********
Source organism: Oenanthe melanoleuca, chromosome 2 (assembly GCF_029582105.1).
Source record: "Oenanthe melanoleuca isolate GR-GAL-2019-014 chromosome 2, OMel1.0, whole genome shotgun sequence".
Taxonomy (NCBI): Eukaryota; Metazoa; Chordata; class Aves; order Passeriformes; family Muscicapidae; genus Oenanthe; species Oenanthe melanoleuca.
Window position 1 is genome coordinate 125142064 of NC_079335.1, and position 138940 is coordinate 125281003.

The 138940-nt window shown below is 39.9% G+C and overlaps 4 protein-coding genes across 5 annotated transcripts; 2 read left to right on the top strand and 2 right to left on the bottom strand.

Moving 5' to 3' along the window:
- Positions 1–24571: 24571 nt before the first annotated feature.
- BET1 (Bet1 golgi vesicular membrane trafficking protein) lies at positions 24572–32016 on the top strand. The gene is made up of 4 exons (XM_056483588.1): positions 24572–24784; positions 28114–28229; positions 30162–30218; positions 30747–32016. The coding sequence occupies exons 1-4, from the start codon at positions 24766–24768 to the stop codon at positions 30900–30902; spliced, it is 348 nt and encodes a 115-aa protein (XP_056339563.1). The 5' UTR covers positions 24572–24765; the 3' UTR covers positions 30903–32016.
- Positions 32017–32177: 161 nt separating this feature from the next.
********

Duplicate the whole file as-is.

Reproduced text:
Source organism: Oenanthe melanoleuca, chromosome 2 (assembly GCF_029582105.1).
Source record: "Oenanthe melanoleuca isolate GR-GAL-2019-014 chromosome 2, OMel1.0, whole genome shotgun sequence".
Taxonomy (NCBI): Eukaryota; Metazoa; Chordata; class Aves; order Passeriformes; family Muscicapidae; genus Oenanthe; species Oenanthe melanoleuca.
Window position 1 is genome coordinate 125142064 of NC_079335.1, and position 138940 is coordinate 125281003.

The 138940-nt window shown below is 39.9% G+C and overlaps 4 protein-coding genes across 5 annotated transcripts; 2 read left to right on the top strand and 2 right to left on the bottom strand.

Moving 5' to 3' along the window:
- Positions 1–24571: 24571 nt before the first annotated feature.
- BET1 (Bet1 golgi vesicular membrane trafficking protein) lies at positions 24572–32016 on the top strand. The gene is made up of 4 exons (XM_056483588.1): positions 24572–24784; positions 28114–28229; positions 30162–30218; positions 30747–32016. The coding sequence occupies exons 1-4, from the start codon at positions 24766–24768 to the stop codon at positions 30900–30902; spliced, it is 348 nt and encodes a 115-aa protein (XP_056339563.1). The 5' UTR covers positions 24572–24765; the 3' UTR covers positions 30903–32016.
- Positions 32017–32177: 161 nt separating this feature from the next.